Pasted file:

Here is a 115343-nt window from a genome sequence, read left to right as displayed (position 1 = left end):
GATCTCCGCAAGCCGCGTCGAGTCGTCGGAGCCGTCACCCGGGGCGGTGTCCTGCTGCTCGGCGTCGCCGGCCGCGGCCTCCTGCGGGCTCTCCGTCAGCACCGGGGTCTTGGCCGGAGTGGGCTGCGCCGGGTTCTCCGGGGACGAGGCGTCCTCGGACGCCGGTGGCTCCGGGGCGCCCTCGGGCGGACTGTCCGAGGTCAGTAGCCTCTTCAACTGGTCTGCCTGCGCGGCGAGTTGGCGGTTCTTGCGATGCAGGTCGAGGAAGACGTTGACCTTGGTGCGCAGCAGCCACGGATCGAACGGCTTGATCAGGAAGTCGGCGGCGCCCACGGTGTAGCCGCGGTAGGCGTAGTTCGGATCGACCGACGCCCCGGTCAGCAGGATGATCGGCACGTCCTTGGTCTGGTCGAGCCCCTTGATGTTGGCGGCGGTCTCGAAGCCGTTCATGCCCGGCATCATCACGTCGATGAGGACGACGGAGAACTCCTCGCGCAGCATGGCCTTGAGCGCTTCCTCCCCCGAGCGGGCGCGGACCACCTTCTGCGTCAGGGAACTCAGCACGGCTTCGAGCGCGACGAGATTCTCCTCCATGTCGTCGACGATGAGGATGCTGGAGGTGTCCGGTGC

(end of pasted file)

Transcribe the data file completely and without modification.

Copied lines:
Here is a 115343-nt window from a genome sequence, read left to right as displayed (position 1 = left end):
GATCTCCGCAAGCCGCGTCGAGTCGTCGGAGCCGTCACCCGGGGCGGTGTCCTGCTGCTCGGCGTCGCCGGCCGCGGCCTCCTGCGGGCTCTCCGTCAGCACCGGGGTCTTGGCCGGAGTGGGCTGCGCCGGGTTCTCCGGGGACGAGGCGTCCTCGGACGCCGGTGGCTCCGGGGCGCCCTCGGGCGGACTGTCCGAGGTCAGTAGCCTCTTCAACTGGTCTGCCTGCGCGGCGAGTTGGCGGTTCTTGCGATGCAGGTCGAGGAAGACGTTGACCTTGGTGCGCAGCAGCCACGGATCGAACGGCTTGATCAGGAAGTCGGCGGCGCCCACGGTGTAGCCGCGGTAGGCGTAGTTCGGATCGACCGACGCCCCGGTCAGCAGGATGATCGGCACGTCCTTGGTCTGGTCGAGCCCCTTGATGTTGGCGGCGGTCTCGAAGCCGTTCATGCCCGGCATCATCACGTCGATGAGGACGACGGAGAACTCCTCGCGCAGCATGGCCTTGAGCGCTTCCTCCCCCGAGCGGGCGCGGACCACCTTCTGCGTCAGGGAACTCAGCACGGCTTCGAGCGCGACGAGATTCTCCTCCATGTCGTCGACGATGAGGATGCTGGAGGTGTCCGGTGC